Does this happen every night regardless of what she eats? Maybe do a basal test first to rule that out. If it’s the “pizza effect” then you could try experimenting with extended boluses and temp basals. We also find that if blood sugars are high for no obvious reason and you’ve done corrections and changed your infusion set and so on and it still won’t come down, just whack up your basal by about 40% for a few hours and that usually sorts it out!! You have to keep a close eye on blood sugars if you do that though, so that you can cancel the temp basal before they drop too low :oops: And if you have to do that regularly, it would suggest that the main basal pattern needs increasing.
 

Thebearcametoo

Well-Known Member
Relationship to Diabetes
Parent
It could be a basal issue mixed with a correction factor issue. We’ve had periods where my daughter goes high and it seems to take loads of insulin to get her to come down but an increase in basal with an increase in correction factor has helped. We still get some nights the day before a pump change where it’s a struggle as the cannula site seems to absorb less well but I just add more insulin in. Your team should be able to help if you send them your data.
 

Bronco Billy

Moderator
Relationship to Diabetes
Parent
Hi @ky333. If the BG levels are good 3-4 hours after eating, that suggests to me that the food ratio is right, although it’s hard to be absolutely sure without knowing what is being eaten. Foods that are higher in fat can cause a spike due to the delayed impact of the carbs. My initial thoughts are that the basal rate needs to be adjusted, but please consult with your team. Do you have the facility to download the information from the pump? If so, patterns will be easier to spot and you and the team will have more information on which to base any changes.
 

Maco

Well-Known Member
Relationship to Diabetes
Type 1
Hi, if these spikes are happening at pretty much the same time every night & you’ve ruled out spikes from high fat foods then my thoughts would be start by using her basal for that time period.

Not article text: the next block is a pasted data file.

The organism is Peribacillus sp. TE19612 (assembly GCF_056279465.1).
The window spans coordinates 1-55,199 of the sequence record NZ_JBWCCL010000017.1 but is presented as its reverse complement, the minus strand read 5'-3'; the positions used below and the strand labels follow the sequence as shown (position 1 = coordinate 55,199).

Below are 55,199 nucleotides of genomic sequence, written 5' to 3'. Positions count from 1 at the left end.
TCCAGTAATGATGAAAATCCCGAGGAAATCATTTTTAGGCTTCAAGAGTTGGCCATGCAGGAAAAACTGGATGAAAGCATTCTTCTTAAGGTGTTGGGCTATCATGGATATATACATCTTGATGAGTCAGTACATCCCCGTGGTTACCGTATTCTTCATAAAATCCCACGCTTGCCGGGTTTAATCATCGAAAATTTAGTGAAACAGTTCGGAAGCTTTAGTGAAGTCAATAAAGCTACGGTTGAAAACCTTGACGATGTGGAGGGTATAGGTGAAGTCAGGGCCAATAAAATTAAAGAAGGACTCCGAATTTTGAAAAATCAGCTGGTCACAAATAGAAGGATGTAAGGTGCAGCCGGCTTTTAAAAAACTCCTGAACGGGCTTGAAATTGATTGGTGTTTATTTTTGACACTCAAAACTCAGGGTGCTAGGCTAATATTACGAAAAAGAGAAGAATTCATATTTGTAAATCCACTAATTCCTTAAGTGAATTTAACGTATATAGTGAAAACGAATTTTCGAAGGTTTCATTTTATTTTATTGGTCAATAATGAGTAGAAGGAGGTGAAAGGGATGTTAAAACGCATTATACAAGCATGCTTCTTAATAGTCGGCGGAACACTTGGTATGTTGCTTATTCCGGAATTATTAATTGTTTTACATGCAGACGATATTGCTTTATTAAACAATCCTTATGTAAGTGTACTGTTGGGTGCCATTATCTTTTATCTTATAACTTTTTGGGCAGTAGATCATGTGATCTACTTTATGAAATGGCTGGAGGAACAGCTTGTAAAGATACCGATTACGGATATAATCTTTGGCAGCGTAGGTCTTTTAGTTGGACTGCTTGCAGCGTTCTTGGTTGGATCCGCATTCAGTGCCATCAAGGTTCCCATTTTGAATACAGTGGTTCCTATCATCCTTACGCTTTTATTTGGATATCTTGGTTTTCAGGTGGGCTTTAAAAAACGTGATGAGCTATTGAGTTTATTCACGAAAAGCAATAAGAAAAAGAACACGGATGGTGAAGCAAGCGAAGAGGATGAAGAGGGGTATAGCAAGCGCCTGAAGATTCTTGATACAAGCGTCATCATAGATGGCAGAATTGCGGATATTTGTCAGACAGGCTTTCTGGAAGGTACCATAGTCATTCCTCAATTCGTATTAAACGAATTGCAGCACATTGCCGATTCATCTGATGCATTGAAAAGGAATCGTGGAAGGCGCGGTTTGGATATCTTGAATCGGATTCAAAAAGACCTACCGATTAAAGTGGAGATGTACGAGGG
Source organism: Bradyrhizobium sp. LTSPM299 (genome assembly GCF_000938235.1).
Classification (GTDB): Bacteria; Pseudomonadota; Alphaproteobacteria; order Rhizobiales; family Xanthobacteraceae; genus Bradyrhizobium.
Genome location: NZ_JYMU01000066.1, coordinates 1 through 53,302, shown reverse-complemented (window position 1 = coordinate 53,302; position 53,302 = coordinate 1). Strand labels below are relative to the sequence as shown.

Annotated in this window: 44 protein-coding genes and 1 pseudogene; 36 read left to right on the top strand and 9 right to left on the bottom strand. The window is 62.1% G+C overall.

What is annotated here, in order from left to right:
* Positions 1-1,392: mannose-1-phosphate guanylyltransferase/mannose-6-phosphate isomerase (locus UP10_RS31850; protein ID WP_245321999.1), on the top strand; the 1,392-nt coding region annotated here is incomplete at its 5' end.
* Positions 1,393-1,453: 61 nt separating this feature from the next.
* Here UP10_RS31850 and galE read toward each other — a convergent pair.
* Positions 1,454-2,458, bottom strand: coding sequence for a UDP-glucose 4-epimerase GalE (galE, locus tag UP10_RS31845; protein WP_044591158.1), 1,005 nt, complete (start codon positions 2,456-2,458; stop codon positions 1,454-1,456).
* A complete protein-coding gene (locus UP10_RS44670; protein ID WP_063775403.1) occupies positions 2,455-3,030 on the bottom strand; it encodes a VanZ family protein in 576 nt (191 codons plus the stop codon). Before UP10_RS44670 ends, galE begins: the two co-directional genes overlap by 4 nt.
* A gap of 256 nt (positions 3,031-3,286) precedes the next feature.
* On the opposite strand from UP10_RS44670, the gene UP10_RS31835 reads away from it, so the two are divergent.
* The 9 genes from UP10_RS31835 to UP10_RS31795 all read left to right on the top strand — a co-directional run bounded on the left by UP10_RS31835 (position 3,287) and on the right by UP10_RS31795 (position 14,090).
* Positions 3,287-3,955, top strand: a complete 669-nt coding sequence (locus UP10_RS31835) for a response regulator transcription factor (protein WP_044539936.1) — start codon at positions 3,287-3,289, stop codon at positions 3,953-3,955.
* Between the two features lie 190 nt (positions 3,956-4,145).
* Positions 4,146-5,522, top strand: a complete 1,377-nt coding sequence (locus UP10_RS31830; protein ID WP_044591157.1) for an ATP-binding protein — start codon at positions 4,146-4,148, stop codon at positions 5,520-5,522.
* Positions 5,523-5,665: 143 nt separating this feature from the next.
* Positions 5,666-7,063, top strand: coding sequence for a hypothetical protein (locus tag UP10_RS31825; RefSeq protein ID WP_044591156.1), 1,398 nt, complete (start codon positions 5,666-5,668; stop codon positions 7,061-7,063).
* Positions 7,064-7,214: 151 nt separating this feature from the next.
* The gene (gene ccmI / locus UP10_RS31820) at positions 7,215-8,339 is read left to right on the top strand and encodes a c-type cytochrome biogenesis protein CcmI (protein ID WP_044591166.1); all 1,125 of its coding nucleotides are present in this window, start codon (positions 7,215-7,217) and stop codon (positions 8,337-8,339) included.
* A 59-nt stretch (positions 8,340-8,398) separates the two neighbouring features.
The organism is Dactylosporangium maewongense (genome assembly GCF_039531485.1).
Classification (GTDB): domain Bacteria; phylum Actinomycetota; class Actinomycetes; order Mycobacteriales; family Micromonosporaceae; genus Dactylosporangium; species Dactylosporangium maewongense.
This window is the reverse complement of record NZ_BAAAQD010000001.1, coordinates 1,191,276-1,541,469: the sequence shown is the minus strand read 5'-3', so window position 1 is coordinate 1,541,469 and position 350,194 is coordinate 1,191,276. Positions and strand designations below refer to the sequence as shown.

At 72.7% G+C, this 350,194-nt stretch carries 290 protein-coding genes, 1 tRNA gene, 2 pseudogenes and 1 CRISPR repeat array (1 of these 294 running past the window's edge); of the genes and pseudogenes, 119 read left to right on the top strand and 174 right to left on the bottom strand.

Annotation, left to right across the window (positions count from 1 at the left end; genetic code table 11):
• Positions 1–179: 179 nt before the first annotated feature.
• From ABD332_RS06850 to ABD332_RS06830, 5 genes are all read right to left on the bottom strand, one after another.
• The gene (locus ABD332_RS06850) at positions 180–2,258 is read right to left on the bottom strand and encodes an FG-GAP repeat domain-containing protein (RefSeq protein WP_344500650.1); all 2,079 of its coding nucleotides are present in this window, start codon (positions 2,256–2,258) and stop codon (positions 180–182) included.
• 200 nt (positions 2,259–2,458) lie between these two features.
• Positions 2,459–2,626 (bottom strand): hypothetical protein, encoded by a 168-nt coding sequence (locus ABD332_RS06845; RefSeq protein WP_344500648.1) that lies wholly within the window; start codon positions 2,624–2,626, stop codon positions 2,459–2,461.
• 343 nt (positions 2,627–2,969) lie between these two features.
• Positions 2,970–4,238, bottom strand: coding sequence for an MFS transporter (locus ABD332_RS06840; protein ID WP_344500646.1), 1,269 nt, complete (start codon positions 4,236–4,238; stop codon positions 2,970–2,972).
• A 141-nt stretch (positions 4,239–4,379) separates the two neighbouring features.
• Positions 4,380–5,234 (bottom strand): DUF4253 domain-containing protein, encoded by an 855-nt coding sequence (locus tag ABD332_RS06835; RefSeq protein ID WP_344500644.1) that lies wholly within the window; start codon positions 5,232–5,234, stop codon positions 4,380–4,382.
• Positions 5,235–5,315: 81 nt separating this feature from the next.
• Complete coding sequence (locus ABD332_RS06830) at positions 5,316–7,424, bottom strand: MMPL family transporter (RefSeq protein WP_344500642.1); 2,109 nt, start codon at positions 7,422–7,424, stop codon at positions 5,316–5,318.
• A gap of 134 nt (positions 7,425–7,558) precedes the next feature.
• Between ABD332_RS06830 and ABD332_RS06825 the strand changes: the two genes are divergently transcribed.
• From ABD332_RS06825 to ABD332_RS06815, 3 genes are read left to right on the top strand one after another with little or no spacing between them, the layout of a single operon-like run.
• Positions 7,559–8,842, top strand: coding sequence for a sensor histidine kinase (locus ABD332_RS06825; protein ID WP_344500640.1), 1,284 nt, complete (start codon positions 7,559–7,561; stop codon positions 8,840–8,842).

Im sure it’s an option on most pumps, but you should be able to increase the basal amount for a set period of time.
 

everydayupsanddowns

Administrator
Staff member
Relationship to Diabetes
Type 1
This is quite a useful method if you‘d like to check whether the basal profile active at that time might need adjusting

 

daducky88

Well-Known Member
Relationship to Diabetes
Type 1
Wonder if anyone can shed any light on a recent occurance we have been experiencing after tea. My daughter eats her tea and for 4 hours after her BG are nice and level. As soon as her insulin wears off 4 hours later her BGs spike up to 13 /14 and refuse to come back down despite a number of units of insulin (11 units given last night! )

What can we do differently? Is her basal after tea too low or her bolus too low? Cant work it out!

( shes on a pump btw)

Thanks in advance
Sounds to me like an excessive bolus is hiding an insufficient basal, thus if you reduced the bolus 10% and increase the evening basal 10% that'd probably fix it.
However do a 4am blood test to check if the o/n basal needs lowering 5-10%.
Or before doing the above adjustments, you might test at 6pm, have a carb free evening e.g. swapping spud for aubergine/ cauliflower (baked 40 mins gm4 s+p a little oil and harissa) test at 10 or 11pm. If the glycaemia has significantly risen, thats good evidence for a need to increase the basal.